This week’s theme is ‘London’. I felt pretty smug when I’d put these 4 songs together. It seemed to me like a perfect little slice of London spanning nearly 4 decades. I then realised quickly that the slice is from a London cake that was baked in my own oven of experience and decorated with the icing sugar of my circumstance, so is probably completely different to yours. However, I hope you will enjoy these 4 tunes in their sequence.
When I started to do some digging and I realised just how many musicians and bands originated in the UK’s capital it is actually quite overwhelming. Some of these origin claims of course could be argued. Do take the appropriate pinch of salt required to consume information from the gospel according to wikipedia – but here it is. There are many many others who didn’t make the list.
This journey starts in 1978. I was still dribbling down my face and wetting myself, so not much has changed in my world. However, I am reliably informed that the Jam were as raw and energetic as you would want them to be when they played live. I’ve been a fan of Paul Weller since I obtained a copied cassette of ‘Wildwood’ and then discovered the Jam shortly after, to great delight.
Now, Paul Weller was actually from Surrey rather than being a true Londoner, but ‘down on Platform 5, Guildford Station at 8am’, would probably not have had the same ring to it, even if the concept is equally intimidating for the average commuter. It’s easy to listen to the playful bouncing chorus baseline and the backing vocals of The Jam’s Down in the Tube Station at Midnight and forget that they are actually describing a fairly brutal mugging. Dear listener we are left to hope that the only terrible outcome of this whole incident is ‘flat wine’ and cold curry… A hint that the Weller household was perhaps better heeled than one would expect, if the only wine Paul knew of had bubbles in it..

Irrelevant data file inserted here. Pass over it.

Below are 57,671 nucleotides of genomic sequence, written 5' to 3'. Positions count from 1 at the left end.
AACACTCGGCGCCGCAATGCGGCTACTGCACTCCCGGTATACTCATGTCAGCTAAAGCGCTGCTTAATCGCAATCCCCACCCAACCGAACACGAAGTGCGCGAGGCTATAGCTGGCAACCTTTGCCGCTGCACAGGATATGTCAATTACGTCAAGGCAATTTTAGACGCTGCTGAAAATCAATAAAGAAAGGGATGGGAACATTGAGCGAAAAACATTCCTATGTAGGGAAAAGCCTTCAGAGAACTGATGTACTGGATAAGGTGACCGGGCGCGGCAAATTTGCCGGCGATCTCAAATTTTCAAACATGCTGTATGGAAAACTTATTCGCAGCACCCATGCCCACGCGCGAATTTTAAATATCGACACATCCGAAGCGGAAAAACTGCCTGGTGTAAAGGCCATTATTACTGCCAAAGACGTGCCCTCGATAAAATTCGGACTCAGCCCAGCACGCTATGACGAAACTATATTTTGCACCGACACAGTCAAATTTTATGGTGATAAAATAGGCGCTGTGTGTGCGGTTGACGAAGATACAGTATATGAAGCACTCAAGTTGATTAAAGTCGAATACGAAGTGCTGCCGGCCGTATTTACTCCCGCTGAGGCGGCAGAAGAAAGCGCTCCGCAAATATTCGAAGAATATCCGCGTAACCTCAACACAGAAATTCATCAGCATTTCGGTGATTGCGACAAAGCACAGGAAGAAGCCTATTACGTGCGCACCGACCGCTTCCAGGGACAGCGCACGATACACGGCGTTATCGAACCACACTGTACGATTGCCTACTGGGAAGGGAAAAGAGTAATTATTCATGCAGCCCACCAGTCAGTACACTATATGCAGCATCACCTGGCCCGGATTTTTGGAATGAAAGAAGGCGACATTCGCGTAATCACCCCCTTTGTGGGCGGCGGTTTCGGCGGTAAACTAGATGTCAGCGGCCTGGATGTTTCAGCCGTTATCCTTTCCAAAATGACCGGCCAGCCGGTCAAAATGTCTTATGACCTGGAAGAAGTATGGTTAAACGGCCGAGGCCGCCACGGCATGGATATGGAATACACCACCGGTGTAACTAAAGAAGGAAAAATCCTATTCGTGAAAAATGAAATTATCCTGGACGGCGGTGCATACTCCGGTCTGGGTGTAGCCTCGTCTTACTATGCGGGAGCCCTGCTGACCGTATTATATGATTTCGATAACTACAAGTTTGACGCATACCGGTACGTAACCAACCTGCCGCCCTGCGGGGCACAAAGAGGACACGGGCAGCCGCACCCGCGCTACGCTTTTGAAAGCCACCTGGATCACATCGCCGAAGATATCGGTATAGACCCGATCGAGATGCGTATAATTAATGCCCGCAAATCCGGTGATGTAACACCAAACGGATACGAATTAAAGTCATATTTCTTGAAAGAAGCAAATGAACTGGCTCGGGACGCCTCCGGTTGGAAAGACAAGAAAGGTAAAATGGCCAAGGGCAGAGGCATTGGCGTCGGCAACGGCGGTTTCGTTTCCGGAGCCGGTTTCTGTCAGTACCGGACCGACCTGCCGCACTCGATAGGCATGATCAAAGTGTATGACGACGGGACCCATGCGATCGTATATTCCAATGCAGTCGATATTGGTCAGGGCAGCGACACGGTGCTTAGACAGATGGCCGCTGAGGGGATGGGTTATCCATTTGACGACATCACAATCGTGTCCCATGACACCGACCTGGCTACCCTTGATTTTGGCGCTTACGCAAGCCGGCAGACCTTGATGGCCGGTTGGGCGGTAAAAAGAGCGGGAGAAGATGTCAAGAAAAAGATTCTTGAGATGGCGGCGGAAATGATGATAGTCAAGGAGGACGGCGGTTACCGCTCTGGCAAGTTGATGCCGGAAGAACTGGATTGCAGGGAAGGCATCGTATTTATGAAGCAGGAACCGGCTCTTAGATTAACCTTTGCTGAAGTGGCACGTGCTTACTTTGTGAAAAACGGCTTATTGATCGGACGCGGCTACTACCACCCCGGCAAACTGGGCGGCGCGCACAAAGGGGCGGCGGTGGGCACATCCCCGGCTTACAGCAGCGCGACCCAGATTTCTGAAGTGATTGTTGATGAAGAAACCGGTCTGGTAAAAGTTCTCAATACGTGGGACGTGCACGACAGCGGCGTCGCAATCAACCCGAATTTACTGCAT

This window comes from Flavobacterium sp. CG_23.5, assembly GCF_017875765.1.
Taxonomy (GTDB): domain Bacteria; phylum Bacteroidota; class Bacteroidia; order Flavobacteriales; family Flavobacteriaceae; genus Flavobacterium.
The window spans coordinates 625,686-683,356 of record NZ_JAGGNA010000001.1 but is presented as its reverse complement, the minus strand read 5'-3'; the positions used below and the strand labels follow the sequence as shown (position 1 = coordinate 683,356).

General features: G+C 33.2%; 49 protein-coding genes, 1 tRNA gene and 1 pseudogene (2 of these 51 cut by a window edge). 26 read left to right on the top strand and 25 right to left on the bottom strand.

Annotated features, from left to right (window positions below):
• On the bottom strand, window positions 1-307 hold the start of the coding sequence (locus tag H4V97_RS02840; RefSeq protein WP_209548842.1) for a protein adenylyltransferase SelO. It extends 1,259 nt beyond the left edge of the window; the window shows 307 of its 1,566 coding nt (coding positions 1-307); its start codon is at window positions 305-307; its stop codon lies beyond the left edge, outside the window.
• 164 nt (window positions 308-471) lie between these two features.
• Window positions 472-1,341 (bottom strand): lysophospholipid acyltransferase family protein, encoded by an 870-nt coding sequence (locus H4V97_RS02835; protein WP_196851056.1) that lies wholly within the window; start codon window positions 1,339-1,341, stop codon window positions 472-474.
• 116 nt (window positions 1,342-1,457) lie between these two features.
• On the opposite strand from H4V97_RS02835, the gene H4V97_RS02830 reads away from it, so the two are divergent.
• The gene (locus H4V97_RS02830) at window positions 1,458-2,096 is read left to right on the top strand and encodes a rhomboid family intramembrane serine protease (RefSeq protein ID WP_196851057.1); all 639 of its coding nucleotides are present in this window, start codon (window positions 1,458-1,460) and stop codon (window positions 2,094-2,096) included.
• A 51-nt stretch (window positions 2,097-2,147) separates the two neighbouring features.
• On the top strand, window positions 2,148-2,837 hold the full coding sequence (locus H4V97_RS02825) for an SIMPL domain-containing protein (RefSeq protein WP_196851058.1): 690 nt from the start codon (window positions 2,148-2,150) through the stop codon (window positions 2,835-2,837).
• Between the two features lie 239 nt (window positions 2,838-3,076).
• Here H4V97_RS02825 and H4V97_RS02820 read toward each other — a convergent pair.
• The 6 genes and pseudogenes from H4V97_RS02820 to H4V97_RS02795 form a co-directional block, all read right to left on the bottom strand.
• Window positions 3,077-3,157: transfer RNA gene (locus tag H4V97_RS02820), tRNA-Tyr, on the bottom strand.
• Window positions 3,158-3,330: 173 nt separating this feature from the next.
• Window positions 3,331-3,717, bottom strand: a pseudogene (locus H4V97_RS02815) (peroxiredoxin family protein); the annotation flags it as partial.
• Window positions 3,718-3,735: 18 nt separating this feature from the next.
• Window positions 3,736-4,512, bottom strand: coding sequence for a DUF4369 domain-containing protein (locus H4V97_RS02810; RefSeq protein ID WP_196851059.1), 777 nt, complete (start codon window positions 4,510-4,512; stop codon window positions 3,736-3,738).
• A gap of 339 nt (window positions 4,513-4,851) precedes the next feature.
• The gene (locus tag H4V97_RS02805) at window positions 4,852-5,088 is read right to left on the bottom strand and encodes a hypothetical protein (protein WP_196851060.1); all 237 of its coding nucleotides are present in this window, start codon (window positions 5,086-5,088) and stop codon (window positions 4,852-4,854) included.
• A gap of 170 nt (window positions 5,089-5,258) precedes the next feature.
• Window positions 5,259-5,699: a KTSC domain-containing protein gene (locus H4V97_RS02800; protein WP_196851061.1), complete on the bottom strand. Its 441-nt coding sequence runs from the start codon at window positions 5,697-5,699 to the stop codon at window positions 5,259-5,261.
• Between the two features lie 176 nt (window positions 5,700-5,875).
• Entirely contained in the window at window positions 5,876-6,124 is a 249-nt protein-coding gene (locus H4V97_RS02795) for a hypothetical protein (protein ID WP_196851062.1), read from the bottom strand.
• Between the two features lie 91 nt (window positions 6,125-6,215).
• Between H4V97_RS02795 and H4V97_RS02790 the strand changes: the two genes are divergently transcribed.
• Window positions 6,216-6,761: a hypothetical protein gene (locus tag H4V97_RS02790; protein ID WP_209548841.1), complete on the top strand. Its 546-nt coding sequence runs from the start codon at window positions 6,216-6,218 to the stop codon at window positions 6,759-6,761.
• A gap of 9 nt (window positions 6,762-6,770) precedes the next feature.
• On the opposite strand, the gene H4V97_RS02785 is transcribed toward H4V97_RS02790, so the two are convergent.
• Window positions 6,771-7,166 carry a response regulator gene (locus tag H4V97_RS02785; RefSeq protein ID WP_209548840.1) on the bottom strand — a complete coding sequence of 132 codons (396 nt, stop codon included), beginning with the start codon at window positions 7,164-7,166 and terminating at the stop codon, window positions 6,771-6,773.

The Clash followed 2 years later with The Guns of Brixton from the album Sandinista! Penned and sung by bassist Paul Simonon. (He’s the one smashing the bass guitar on that iconic album cover to London’s Calling) It was actually written prior to the riots that broke out in 1980, but clearly has musical and lyrical nods to the unrest and discontent due to ongoing recession and heavy-handed policing of the time. The iconic baseline’s reggae hook almost comes off to ska riff that Madness would be proud of, but credibility is maintained through punk guitar snarls. I think it shows the rough construction of foundations that start bringing London cultures together musically into a more defined sound. This is a bit of a vague theory but bear with me.
Fast forward 25 years to Bloc Party and Banquet from the brilliant album ‘Silent Alarm’ and see what has become of this cultural soup. Still the energy is there, the anger has maybe subsided or evolved but clearly the rhythm has its genetics in punk and reggae. Kele Okereke’s lyrics are actually about sex, but you could be forgiven for thinking he is describing social disharmony and street violence. All I can say is that he is probably better off out of that relationship…
This brings us to one of my favourite artists of the moment, Ghostpoet. I had to get a tune of his in and this is the perfect spot for X marks the Spot from the marvelous album ‘Shedding Skin’ . Obaro Ejimiwe claims his music is not of a particular genre, although people love to put a label on things. Even if it means building a new label out of some raggedy bits of others. The quote that follows is from the Independent and a piece of journalism that tries to identify Obaro’s sound:
[recent] LP ‘Shedding Skin’, the most forceful expression yet of his alternative strain of hip-hop, with its slurred vocals, soupy ambience and loose cross-pollination of influences, from electronica to folk and from Aphex Twin to Badly Drawn Boy.
I’m not sure that helps but I like ‘soupy ambience’ maybe that’s the label..
Music is also of a place and of a time. For Ghostpoet that place is London and the time is the twentytens. You can trace elements of rhythm, beats and lyrical intent from his songs back through all of the rich London pedigree you’ve heard here, and beyond. What an achievement to take all of the good bits of that prolific genealogy and navigate around the difficult branches of the family tree. Others have not been so successful… Enjoy..